Score: 86.3 • $499 • vanguardworld.us • Specs: 8×42 • 5.8×5″ • 28.8 oz. • 19mm eye relief • 5.25mm exit pupil • 377′ FOV • 5.9′ close focus
Lowdown: This was a surprise. Priced on the bubble between the mid and low range, there was no reason for us to think the Endeavor ED IV would hang with models costing $300 to $500 more. But it did—and in many of the categories that matter most to hunters, including resolution, image quality, and low-light performance. The Endeavor pulled fine detail from both sun and shade, and delivered a clean, immersive picture. Another open-bridge model with a soft rubber coating, it too feels good in the hand. The focus wheel is big and smooth, and the diopter adjustment locks. The Endeavor did fall slightly behind the other top contenders for design and build and finished in the middle of the pack for weather resistance, but at this price, it’s a versatile, quality hunting tool and a standout value.
4. Meopta MeoPro HD
Score: 85 • $1,035 • meopta.com • Specs: 8×52 • 7×5.6″ • 38.8 oz. • 18.5mm eye relief • 7mm exit pupil • 315′ FOV • 7.2′ close focus
Lowdown: This is a gorgeous binocular. The only model to notch perfect scores in design and build, low-light performance, and ergonomics, the MeoPro HD narrowly missed the top pick for perceived image quality, too. Everything on this binocular, from the rubber finish to the ultrasmooth adjustments, has the feel of quality and precision workmanship. So why is it fourth? First, the MeoPro did not resolve detail quite as well as some others, but mainly its greater size and weight hampers versatility and may well confine it to the truck for many hunters. And its price may put it out of reach. Ultimately, the MeoPro may not be the best all-around option on this list, but if you’re after a great low-light binocular for the truck or blind, and you don’t mind paying extra for gear that will last for decades, this one’s for you.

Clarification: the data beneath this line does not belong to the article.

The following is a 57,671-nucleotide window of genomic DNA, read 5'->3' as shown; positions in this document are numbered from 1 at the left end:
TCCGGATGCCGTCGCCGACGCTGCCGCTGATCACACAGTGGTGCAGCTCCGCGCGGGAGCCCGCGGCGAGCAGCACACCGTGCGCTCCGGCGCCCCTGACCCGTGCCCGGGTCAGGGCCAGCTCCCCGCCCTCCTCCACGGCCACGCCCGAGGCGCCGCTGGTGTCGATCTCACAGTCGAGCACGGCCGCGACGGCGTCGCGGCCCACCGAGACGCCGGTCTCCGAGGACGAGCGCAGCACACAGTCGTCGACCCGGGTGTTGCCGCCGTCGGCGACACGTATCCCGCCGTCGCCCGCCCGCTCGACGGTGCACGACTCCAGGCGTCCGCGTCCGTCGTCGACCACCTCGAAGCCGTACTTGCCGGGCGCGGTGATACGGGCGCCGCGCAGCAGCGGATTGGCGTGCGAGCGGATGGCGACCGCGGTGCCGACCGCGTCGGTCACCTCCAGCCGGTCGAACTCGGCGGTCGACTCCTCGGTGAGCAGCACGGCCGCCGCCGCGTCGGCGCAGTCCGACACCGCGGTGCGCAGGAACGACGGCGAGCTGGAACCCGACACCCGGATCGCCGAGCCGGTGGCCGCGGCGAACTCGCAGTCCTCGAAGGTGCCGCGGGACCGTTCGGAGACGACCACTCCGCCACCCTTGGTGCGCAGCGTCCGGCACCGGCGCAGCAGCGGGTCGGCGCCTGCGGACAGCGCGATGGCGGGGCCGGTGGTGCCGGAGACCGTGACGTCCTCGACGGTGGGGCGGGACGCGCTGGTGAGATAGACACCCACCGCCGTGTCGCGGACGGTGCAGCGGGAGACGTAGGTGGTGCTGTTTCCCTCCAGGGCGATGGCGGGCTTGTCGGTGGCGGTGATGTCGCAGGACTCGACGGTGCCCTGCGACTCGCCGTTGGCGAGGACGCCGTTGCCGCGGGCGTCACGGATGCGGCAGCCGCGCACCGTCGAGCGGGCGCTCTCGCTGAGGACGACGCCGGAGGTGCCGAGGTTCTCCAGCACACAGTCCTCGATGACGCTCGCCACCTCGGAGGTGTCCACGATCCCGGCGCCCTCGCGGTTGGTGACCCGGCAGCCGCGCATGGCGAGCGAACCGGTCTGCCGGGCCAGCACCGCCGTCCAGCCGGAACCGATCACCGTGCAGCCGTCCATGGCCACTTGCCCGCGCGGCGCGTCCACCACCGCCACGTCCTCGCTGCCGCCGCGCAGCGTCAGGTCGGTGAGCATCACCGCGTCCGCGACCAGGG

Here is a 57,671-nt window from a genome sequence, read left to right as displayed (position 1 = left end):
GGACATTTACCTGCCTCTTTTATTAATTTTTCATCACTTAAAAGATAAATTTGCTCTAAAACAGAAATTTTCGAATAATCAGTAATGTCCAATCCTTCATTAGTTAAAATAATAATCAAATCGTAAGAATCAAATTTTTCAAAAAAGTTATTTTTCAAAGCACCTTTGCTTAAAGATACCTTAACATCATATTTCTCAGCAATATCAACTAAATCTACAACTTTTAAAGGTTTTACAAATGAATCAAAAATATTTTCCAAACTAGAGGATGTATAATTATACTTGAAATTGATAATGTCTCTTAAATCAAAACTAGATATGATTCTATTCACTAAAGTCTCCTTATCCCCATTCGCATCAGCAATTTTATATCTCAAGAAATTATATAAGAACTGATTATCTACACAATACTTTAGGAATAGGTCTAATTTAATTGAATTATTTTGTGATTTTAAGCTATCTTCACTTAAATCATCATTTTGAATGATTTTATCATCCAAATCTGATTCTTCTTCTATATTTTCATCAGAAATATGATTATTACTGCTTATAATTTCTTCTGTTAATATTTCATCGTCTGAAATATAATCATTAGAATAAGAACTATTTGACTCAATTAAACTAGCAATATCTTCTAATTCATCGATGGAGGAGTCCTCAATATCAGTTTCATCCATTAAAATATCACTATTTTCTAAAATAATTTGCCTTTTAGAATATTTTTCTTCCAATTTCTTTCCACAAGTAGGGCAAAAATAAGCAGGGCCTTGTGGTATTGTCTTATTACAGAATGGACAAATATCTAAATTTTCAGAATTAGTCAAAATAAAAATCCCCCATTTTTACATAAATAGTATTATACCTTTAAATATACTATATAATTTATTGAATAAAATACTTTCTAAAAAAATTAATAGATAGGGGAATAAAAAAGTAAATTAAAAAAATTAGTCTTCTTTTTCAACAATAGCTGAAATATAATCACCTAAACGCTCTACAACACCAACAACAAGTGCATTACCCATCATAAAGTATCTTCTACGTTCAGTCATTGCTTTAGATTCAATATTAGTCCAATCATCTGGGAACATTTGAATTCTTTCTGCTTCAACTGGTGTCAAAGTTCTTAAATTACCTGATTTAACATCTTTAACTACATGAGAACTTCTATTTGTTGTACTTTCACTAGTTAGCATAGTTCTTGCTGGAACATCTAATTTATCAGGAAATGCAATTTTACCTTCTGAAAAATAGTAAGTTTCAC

5. Leupold BX-3 Mohave Pro Guide
Score: 84.9 • $599 (as shown) • leupold.com • Specs: 10×50 • 6.6×5.1″ • 29 oz. • 18.8mm eye relief • 4.9mm exit pupil • 283′ FOV • 10′ close focus
Lowdown: The Mohave scored 10s in resolution and build. In terms of detail in the middle of the image—say, for counting tines or duck ID—no model here did better. A tight FOV and some visual artifacts hurt, as did so-so low-light performance. We loved the ergonomics and the Kryptic finish.
6. Steiner HX
Score: 82.4 • $1,000 • steiner-optics.com • Specs: 10×42 • 5.8×5″ • 28.5 oz. • 16.5mm eye relief • 4.2mm exit pupil • 326′ FOV • 8′ close focus
Lowdown: The HX is a precision-built tool that will handle bad weather and shine at dusk and dawn. Resolution and image quality were not quite as good as the top models. And it’s pricey. We can’t rank by reputation, but Steiner does have a name for making glass that lasts, which may help justify the cost.
7. Minox BL 10×44 HD
Score: 82.3 • $579 • minox.com • Specs: 10×44 • 5.7×4.9″ • 26.7 oz. • 17mm eye relief • 4.4mm exit pupil • 345′ FOV • 8.2′ close focus